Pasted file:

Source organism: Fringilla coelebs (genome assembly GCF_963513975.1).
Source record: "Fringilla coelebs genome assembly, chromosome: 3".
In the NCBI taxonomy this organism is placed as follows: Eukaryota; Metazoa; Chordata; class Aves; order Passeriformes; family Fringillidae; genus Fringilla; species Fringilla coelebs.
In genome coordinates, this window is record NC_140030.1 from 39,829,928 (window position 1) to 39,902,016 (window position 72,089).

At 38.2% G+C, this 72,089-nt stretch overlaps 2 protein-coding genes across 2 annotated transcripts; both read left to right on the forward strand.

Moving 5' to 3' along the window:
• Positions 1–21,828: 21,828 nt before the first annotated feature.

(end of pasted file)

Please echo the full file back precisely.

Source organism: Fringilla coelebs (genome assembly GCF_963513975.1).
Source record: "Fringilla coelebs genome assembly, chromosome: 3".
In the NCBI taxonomy this organism is placed as follows: Eukaryota; Metazoa; Chordata; class Aves; order Passeriformes; family Fringillidae; genus Fringilla; species Fringilla coelebs.
In genome coordinates, this window is record NC_140030.1 from 39,829,928 (window position 1) to 39,902,016 (window position 72,089).

At 38.2% G+C, this 72,089-nt stretch overlaps 2 protein-coding genes across 2 annotated transcripts; both read left to right on the forward strand.

Moving 5' to 3' along the window:
• Positions 1–21,828: 21,828 nt before the first annotated feature.